Concerns around work can be a primary stressor for those who are working when they are diagnosed with cancer. Navigating the practical, financial, legal, and identity aspects of changes in work can be challenging. Understanding your legal protections and rights will help ensure thoughtful decision-making around work and cancer treatment.
Understand the Terminology
If you are undergoing treatment for cancer and are no longer able to work, disability insurance may provide you with income. There are various types of disability programs available. Some employers offer private short and long-term disability plans, but there are also federal and some state options available with specific eligibility requirements. Having a general idea of each program will help you better understand what programs you might qualify for and what questions to ask your employer.
- Family Medical Leave Act (FMLA): FMLA is a federal law that provides eligible employees with up to 12 weeks of unpaid, job-protected leave per year. This leave can be taken continuously or as needed, known as “intermittently leave.” This is also a benefit your spouse or close family member’s caregiver is entitled to use while you are in treatment.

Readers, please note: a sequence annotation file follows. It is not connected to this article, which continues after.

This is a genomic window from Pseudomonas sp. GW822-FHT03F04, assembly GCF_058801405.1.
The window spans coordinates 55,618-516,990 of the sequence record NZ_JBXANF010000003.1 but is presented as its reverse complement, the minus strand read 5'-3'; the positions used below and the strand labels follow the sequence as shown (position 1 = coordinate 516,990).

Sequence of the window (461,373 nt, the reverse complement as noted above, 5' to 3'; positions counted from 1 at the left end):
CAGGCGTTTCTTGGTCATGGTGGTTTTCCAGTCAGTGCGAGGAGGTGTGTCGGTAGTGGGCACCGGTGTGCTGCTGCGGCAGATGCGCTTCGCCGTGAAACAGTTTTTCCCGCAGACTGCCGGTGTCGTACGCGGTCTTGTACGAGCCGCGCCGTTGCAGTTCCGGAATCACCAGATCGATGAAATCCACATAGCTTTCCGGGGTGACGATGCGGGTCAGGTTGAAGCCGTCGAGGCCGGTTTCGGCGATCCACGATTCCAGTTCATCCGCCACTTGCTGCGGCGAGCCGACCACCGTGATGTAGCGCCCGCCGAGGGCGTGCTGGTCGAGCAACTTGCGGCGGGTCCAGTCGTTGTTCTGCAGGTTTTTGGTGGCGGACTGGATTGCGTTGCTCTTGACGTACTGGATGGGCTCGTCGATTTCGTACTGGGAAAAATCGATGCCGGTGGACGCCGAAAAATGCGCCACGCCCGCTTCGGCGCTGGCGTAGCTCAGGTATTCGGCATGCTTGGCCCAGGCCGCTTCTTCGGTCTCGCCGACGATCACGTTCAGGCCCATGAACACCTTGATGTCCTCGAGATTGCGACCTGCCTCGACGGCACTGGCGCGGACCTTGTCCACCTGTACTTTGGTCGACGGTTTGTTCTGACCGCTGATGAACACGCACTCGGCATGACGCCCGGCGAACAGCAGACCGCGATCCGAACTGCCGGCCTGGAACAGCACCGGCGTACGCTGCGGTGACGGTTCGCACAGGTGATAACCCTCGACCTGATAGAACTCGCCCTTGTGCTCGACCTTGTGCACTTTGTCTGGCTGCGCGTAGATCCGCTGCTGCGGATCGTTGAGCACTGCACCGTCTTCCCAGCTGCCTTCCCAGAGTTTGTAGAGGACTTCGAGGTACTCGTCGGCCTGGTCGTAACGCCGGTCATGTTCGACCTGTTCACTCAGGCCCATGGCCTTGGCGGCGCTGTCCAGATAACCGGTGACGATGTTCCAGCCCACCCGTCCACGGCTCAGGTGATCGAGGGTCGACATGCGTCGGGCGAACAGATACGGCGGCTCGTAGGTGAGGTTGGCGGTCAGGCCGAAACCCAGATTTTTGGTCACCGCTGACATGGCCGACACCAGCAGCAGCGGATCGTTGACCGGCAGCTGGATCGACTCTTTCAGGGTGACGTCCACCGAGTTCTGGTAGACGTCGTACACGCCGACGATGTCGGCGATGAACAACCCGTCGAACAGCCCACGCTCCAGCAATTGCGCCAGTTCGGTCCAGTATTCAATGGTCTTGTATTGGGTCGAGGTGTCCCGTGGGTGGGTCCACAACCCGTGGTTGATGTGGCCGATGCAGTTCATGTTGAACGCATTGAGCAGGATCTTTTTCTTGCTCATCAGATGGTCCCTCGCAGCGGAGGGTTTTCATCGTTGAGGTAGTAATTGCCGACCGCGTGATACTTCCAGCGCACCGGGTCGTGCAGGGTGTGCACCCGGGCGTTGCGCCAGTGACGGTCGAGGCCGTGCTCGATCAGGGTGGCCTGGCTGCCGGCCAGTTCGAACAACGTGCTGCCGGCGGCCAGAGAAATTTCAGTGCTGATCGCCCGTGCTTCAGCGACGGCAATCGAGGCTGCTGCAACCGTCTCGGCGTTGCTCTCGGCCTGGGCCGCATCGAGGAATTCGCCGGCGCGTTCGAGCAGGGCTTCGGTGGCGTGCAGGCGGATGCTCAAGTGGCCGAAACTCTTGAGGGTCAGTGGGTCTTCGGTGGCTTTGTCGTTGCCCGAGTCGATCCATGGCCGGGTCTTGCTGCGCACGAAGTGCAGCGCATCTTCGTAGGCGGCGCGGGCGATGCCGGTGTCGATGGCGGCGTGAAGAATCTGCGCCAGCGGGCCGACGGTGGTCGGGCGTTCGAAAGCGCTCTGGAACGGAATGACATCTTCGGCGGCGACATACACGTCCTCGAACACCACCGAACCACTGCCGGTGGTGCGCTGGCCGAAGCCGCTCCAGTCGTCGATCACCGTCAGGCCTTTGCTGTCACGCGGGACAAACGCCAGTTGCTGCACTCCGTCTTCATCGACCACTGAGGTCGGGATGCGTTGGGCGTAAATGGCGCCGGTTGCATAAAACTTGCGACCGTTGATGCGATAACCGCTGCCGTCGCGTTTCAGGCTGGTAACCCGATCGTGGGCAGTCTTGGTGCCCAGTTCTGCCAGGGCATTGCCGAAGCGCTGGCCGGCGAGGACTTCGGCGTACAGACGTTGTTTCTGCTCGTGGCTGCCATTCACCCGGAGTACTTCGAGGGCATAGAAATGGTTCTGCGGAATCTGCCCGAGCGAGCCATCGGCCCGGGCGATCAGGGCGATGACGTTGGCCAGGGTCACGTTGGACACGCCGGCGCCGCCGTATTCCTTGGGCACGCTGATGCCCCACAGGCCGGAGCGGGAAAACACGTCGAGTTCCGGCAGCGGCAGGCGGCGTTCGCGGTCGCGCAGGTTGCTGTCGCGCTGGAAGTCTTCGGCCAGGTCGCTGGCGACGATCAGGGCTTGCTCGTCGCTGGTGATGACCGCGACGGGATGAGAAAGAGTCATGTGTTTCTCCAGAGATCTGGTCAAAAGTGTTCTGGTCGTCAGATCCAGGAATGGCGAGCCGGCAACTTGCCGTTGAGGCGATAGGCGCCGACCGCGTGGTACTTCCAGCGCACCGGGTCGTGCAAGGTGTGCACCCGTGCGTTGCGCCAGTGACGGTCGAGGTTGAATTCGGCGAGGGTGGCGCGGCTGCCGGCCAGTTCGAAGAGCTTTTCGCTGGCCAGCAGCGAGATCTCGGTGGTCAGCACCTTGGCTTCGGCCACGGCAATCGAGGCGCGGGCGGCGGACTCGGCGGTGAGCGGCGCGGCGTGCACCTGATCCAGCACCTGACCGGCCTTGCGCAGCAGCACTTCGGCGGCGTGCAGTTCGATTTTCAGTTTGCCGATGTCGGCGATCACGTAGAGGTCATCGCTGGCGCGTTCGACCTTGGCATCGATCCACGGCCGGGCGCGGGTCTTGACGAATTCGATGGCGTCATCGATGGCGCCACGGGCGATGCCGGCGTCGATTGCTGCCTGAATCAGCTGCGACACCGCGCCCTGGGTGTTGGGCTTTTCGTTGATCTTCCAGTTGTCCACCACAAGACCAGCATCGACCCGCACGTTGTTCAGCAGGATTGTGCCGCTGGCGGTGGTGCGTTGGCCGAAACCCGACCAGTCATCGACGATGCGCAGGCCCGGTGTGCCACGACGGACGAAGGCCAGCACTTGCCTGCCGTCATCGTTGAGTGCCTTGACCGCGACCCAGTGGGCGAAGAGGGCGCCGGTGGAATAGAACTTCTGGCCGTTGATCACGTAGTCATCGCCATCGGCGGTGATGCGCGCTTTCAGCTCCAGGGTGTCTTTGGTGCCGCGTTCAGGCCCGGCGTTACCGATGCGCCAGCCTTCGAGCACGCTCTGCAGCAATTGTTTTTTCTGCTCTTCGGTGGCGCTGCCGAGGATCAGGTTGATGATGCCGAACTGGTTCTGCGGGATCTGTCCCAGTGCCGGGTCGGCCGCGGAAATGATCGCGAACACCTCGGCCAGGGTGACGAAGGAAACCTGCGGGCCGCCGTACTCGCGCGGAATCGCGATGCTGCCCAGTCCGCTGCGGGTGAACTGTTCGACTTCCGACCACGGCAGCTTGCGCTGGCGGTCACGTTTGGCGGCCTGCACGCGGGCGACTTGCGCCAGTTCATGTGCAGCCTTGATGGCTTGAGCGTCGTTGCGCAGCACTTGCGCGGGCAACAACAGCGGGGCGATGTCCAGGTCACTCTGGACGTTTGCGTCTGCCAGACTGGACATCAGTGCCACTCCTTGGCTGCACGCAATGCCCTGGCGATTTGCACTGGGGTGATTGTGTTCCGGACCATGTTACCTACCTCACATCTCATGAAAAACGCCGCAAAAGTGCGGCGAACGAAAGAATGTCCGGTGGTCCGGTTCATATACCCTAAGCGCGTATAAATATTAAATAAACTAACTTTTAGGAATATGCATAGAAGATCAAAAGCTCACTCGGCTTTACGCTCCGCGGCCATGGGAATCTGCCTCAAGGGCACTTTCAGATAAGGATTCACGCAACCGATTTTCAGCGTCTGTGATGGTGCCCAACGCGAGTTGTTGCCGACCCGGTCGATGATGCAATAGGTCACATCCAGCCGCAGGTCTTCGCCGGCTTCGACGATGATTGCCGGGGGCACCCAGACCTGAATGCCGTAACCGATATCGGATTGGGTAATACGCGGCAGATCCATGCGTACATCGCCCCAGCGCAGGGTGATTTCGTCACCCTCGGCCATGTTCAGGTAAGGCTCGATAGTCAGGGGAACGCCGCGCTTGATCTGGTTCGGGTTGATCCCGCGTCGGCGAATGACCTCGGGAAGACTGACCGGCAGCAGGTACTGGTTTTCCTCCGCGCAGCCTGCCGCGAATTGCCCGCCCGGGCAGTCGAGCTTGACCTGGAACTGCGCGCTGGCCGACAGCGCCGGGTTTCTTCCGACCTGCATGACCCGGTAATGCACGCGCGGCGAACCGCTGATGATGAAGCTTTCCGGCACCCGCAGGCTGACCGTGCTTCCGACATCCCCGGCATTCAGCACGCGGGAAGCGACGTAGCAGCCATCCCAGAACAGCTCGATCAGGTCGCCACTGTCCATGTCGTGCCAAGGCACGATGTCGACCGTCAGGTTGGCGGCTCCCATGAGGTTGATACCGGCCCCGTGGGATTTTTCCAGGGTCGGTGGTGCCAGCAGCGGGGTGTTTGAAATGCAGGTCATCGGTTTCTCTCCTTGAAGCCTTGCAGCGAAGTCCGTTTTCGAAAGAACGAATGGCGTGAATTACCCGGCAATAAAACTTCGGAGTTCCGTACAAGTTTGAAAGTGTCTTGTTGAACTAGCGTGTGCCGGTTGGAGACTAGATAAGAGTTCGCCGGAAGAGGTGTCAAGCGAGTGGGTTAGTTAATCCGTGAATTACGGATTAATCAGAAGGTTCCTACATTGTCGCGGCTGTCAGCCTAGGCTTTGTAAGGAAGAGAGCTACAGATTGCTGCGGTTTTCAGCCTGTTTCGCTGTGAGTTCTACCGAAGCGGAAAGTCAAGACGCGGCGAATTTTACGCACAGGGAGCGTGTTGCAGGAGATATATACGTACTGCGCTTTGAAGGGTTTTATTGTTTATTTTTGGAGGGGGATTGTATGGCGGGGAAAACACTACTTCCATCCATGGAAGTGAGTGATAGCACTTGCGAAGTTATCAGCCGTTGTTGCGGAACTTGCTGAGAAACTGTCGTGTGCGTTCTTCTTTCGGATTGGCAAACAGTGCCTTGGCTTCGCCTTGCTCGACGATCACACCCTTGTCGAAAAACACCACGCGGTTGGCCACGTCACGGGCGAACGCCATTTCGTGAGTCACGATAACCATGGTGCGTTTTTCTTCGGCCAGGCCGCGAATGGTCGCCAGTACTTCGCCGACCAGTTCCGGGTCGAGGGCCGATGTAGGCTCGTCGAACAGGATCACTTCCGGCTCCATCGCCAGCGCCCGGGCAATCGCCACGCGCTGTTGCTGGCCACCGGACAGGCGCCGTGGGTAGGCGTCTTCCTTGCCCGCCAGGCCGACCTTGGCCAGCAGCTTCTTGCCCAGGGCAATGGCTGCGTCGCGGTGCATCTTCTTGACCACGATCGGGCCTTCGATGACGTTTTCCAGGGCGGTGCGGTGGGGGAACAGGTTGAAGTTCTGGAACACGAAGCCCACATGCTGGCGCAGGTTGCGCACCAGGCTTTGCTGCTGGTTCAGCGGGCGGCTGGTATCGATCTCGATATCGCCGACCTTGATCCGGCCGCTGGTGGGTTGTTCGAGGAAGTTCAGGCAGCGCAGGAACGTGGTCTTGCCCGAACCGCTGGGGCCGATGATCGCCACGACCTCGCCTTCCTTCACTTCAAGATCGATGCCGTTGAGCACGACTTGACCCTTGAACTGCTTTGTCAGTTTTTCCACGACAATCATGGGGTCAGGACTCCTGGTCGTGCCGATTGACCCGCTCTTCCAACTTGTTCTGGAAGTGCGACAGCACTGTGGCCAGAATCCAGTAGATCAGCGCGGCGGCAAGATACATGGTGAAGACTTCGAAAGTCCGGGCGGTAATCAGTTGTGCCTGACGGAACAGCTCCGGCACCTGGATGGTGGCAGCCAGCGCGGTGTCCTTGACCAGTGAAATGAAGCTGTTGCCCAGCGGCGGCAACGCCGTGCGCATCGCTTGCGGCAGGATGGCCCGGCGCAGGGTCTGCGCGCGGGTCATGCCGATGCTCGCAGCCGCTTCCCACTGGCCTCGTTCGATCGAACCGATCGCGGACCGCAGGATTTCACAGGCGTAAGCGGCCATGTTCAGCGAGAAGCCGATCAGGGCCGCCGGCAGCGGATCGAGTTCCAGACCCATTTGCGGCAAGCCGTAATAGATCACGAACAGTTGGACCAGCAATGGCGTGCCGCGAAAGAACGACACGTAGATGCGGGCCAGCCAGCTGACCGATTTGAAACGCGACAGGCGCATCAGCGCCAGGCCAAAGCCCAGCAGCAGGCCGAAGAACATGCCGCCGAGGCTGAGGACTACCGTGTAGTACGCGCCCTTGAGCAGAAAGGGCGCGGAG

- Short-term disability insurance (STD) and long-term disability insurance (LTD): This is a service you either purchased individually or is offered as a benefit of your employer. Typically, it supplements your income while you are undergoing treatment. When evaluating your short and long-term disability insurance benefits, get clarity on your benefits, the policy’s definition of disability, and eligibility requirements.
- Social security Disability Benefits: There are two federal, long-term disability benefits programs, Social Security Disability Insurance (SSDI) and Supplemental Security Income (SSI). Both programs require a diagnosis of a disability that will last 12 months or longer. Qualification for Supplemental Security Income (SSI) also evaluates if the person is low income and has limited resources.